Gina Urges Rural Voices To Speak Up

By 29/11/2020News

Article courtesy of South Burnett

Mining magnate Gina Hancock urged farmers to fight for “real change” in their industry

November 23, 2020

Country music’s Dean Perrett and Mick Lindsay took to the stage at ‘Bethany’ on Saturday night to celebrate the fourth annual National Agriculture & Related Industries Day … but there’s no doubt the real star was mining magnate and billionaire Gina Rinehart.

Mrs Rinehart is the founder and patron of National Agriculture & Related Industries Day and her Hancock Prospecting and S. Kidman & Co sponsored the mini-festival.

No expense was spared to turn the Bjelke-Petersen family’s paddocks into the perfect venue to celebrate Australia’s most important industry (or perhaps, the second most important …)

A large stage, with lighting and a crystal clear sound system was accompanied by a pair of large screens which highlighted what was happening on stage and showed videos to punctuate Mrs Hancock’s speech.

Videographers moved around the crowd to livestream the evening and capture film for a special which is scheduled to be shown on the Nine Network.

The evening began with a choir from the Kingaroy State High School singing the National Anthem.

After a few warm-up songs by Dean Perrett, Mrs Rinehart then took to the stage (see below)

Speaking on Monday, host John Bjelke-Petersen said he believed everyone had enjoyed themselves, the weather was perfect and “we raised some money (for charity Rural Aid) which was the major thing”.

“There’s a lot of people struggling; a lot of people need help,” John said.

He said he would be happy to host the event again, but that would be up to the National Agriculture & Related Industries Day committee and Rural Aid.

Cr Kathy Duff, host John Bjelke-Petersen and Member for Nanango Deb Frecklington

The evening was a fundraiser for Rural Aid … cheques from S. Kidman & Co, Harvey Norman and Mrs Rinehart were presented to Rural Aid CEO John Warlters, pictured with Hancock Agriculture manager Claude Renshaw, at left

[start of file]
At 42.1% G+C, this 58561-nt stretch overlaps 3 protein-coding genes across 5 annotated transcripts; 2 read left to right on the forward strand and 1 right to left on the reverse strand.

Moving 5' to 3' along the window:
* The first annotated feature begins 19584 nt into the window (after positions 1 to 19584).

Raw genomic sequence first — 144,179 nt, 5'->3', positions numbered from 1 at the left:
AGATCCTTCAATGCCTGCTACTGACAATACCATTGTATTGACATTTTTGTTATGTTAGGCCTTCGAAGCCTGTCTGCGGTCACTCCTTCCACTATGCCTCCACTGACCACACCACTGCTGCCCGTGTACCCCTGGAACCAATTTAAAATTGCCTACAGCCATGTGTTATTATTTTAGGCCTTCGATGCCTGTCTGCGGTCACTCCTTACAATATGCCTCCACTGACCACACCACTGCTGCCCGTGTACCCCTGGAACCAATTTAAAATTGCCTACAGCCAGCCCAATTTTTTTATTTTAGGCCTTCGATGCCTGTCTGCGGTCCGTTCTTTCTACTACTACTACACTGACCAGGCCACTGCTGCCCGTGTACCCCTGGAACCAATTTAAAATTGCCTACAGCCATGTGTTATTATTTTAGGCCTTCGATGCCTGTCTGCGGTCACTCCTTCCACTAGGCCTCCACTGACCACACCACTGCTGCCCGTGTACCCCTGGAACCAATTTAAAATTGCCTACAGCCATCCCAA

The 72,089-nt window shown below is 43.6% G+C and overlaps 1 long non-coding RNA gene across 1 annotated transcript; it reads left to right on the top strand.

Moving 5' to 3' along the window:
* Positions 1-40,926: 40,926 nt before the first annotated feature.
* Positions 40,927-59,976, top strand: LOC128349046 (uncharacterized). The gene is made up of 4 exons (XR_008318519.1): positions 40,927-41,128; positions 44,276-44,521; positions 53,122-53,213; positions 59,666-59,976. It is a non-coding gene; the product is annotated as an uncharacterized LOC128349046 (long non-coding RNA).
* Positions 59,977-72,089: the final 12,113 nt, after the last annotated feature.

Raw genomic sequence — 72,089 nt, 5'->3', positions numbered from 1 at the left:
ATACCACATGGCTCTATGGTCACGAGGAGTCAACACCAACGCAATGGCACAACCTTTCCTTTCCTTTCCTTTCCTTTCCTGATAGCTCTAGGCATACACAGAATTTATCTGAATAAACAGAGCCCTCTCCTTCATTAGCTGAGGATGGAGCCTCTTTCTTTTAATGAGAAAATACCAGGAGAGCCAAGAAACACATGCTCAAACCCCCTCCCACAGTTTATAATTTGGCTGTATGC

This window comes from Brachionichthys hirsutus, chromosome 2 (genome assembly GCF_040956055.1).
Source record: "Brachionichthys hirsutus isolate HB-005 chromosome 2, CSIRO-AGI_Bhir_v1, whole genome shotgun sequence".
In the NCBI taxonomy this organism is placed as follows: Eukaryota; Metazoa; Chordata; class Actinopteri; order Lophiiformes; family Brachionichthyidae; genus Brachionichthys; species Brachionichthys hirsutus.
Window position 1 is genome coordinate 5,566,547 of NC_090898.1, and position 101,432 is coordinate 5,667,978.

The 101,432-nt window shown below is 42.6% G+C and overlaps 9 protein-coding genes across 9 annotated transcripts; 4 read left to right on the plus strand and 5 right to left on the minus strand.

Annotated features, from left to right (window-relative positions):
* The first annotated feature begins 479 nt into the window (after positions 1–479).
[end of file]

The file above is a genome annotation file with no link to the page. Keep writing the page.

Edited Highlights Of Mrs Rinehart’s Speech:

“For me it’s a very special honour to be returning to Sir Joh, Lady Flo’s and family’s much loved ‘Bethany’,’” Mrs Rinehart told the audience of about 200.

“As John (Bjelke-Petersen) and his family know, my first visit here was with my dad, more than 40 years ago! Wonderful memory and I’ve had many wonderful visits since …”

Mrs Rinehart said agriculture was “the very best of Australian culture: hard work, mateship, striving through adversity, not relying on handouts, common sense (a rare things these days), practical, sensible, giving helping hands, trustworthy, responsible, striving to do the tasks at hand well, investors in our country, job providers, risk takers, and a larger pro rata percentage of who make up our defence forces and Olympic teams.”

“Outside of mining, what other industries have done as much for our country or for as long as our agriculture and its related industries has done?” she asked.

“It is up to us to ensure that other Australians, especially those in the cities, better understand the importance of our industry and the industries that rely upon our industry. ”

She said agriculture needed to be “internationally cost-competitive” so it could retain its export markets.

“For our agricultural industry to continue to be a success, we must encourage our governments to lessen the huge costs they burden us with by government tape and taxation,” she said.

“Please keep speaking up for your industry.”

This was greeted by applause from the audience.

“Those of you who were with us last year in Perth, heard the then Federal Agriculture Minister … telling us that agriculture would be heading to a $100 billion industry by 2030.

“Well, Canberra is still saying this, but are they undertaking the government tape cuts to allow this to be achieved?”

She said Institute of Public Affairs (IPA) executive director John Roskam had pointed out that government regulations had grown 80-fold in the past 50 years, while agriculture had only doubled.

“Very telling, isn’t it?” she said, “As those on the land battling with government tape know, while also battling with feral animals, fires, droughts and more, government tape restricts us extensively. Things like our ability to keep our stock safe from feral animals and poisonous snakes, restricting even our ability to make our families, staff, infrastructure safe from fires, limiting our firebreaks, even fining us and or jail terms if we breach.